Wednesday, January 27, 2021

Exercise is important for your health and well-being, regardless of your height

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Sadly, the COVID-19 pandemic continues to wreak havoc on our daily lives. No matter who you are, your life has been affected in one way or another. Stress builds up and you may need to find a way to decompress while also socially distancing yourself. Take the stage to the left of my favorite hobby: exercising!

Okay, I know what you’re thinking: she’s one of those exercise freaks who’ll tell me I have to exercise for several hours every day. Well no. What I’m going to tell you is that you can exercise for yourself. Finding your “soul mate workout” or simple activities you can do is imperative. You might think that you need to be a certain height or already in shape to exercise. This is simply not true and neither is it helpful for your health and well being, as exercise, even in small amounts, helps improve blood pressure, heart problems, blood pressure control. blood sugar and mood. It can also help you live longer.

So, let’s start with a few questions you might have. How Much Physical Activity Does Your Body Need? Is it possible to be active in the midst of the COVID-19 pandemic? How can you exercise for yourself? What if being overweight or having painful joints made it difficult to exercise? What if you haven’t been active at all? We have the answers for you.

How Much Exercise Do I Need?

Before you start counting minutes, understand this: Almost anything that gets your body moving counts as exercise, and active minutes add up over the day and week.

Every week, adults should aim for at least 150 minutes of moderate physical activity or 75 minutes of vigorous physical activity. So depending on the intensity of the exercise, this may last 30 minutes (moderate) – or just 15 minutes (vigorous) – five days a week. Experts also recommend muscle building activities at least twice a week. But even if you can’t achieve these goals, some activities are always better than none. Just trying to move more and sit less will help. Now, let’s break this down a bit further.

What is moderate physical activity?

Moderate activity increases your heart rate, causes you to sweat, and allows you to talk but not sing. Here are some examples:

  • walk at a brisk pace
  • water aerobics
  • pushing a lawn mower or vacuum cleaner
  • ride a bike on flat ground
  • casual dance.

What is vigorous physical activity?

Strenuous activity causes your heart rate to increase sharply, you breathe very hard, and you can only say a few words, not full sentences. Here are some examples:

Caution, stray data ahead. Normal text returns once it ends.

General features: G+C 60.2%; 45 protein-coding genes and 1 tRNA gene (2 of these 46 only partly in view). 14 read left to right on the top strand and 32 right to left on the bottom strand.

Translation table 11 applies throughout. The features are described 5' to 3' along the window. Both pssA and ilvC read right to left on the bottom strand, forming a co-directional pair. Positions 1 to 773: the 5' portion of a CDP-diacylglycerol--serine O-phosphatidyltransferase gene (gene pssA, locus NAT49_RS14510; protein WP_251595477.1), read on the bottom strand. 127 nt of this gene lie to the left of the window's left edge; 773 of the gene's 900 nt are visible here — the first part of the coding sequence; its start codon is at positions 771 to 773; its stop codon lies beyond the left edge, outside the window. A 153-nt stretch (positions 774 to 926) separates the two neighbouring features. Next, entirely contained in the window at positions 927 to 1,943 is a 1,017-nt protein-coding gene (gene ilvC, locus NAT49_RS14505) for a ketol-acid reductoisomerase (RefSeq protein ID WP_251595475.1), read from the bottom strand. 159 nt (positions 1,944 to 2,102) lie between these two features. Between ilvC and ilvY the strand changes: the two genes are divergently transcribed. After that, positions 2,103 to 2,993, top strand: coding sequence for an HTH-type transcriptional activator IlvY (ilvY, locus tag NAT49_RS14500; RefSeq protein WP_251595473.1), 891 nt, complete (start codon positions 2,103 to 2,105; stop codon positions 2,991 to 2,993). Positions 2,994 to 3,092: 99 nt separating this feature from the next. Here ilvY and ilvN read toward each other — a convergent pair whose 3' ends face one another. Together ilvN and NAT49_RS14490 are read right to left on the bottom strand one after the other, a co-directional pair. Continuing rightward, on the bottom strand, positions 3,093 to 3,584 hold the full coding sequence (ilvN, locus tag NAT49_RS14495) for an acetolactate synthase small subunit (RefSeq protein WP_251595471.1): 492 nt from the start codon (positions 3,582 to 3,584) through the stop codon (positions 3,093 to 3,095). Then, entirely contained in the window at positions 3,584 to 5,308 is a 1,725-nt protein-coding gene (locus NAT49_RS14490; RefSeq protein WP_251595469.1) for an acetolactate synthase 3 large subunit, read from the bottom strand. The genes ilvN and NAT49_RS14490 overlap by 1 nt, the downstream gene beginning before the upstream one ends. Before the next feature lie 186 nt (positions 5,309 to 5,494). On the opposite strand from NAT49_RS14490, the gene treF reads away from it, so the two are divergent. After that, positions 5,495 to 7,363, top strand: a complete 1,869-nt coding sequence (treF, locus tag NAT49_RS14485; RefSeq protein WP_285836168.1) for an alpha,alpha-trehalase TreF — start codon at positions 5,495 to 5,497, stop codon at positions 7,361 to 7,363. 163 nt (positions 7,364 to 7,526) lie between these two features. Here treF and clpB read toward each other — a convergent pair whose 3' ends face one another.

• jogging or running
  • play basketball
  • swimming laps
  • biking quickly or over the hills.

What if I am overweight or have painful joints?

There are several activities that are suitable for people of all ages and sizes. Here are just a few:

  • Videos and aerobic walking workouts available on TV, cable or streaming services (more information below)
  • elliptical machine
  • recumbent bike
  • water aerobics.

These activities are economical or free and easy to do. You can always increase or decrease your intensity as much as you can.

So how do you get started?

Just do it! However, it is important not to spend anything thinking that you are going to compete in the Olympics tomorrow. So listen to your body. If you haven’t exercised regularly, I recommend that you start exercising in 10-minute bursts. Finally, you can extend your sessions as you get used to the exercise. Your goal is to be consistent and to make exercise a part of your life.

What is the minimum amount of exercise I can do to make a big difference in my health?

An analysis of several studies using activity trackers in middle-aged or older people indicated that 11 minutes moderate to vigorous exercise per day, combined with less than 8.5 hours of sedentary lifestyle per day, reduces the risk of dying prematurely. Only 11 minutes, plus a commitment to move more and sit less throughout the day! You can do it.

What are some tools and resources to help me explore physical activity?

  • If you like to walk: Take free short walks near you. Or explore the walking workouts available online, such as that one with Leslie Sansone. You can take walks from one to eight kilometers in the comfort of your living room.
  • If you want to use your DVD or video player: Take a look at Collage video, which has a collection of over 1,200 fitness DVDs available at low prices. They also offer options if you are older or have physical disabilities that do not allow you to walk or move around easily. Your local library may also have exercise DVDs or videos.
  • If you’re looking for a wide range of on-demand workouts, such as hip-hop dance and strength or cardio workouts, available for free or as part of a membership or monthly subscription: You can find these options on TV, cable, and streaming channels, or online fitness organizations, such as the YMCA 360 and the American Council on Fitness. Or try these flexibility, strength, and balanced exercises or short workouts designed for the elderly from the National Institute on Aging. Depending on your fitness level and ability to walk and move around, you may also want to consider chair workouts.

In addition to these resources, be on the lookout for local on-demand workouts by staying connected to social media like Twitter or Instagram. Dr Arghavan Salles and I led the Social distancing fitness challenge during the COVID-19 surge last spring to encourage our patients to be active.

My final thoughts: you can do it! Believe in yourself. You will surprise yourself.

Follow me on Twitter and Instagram @askdrfatima

The post office Exercise is important for your health and well-being, regardless of your height appeared first on Harvard Health Blog.



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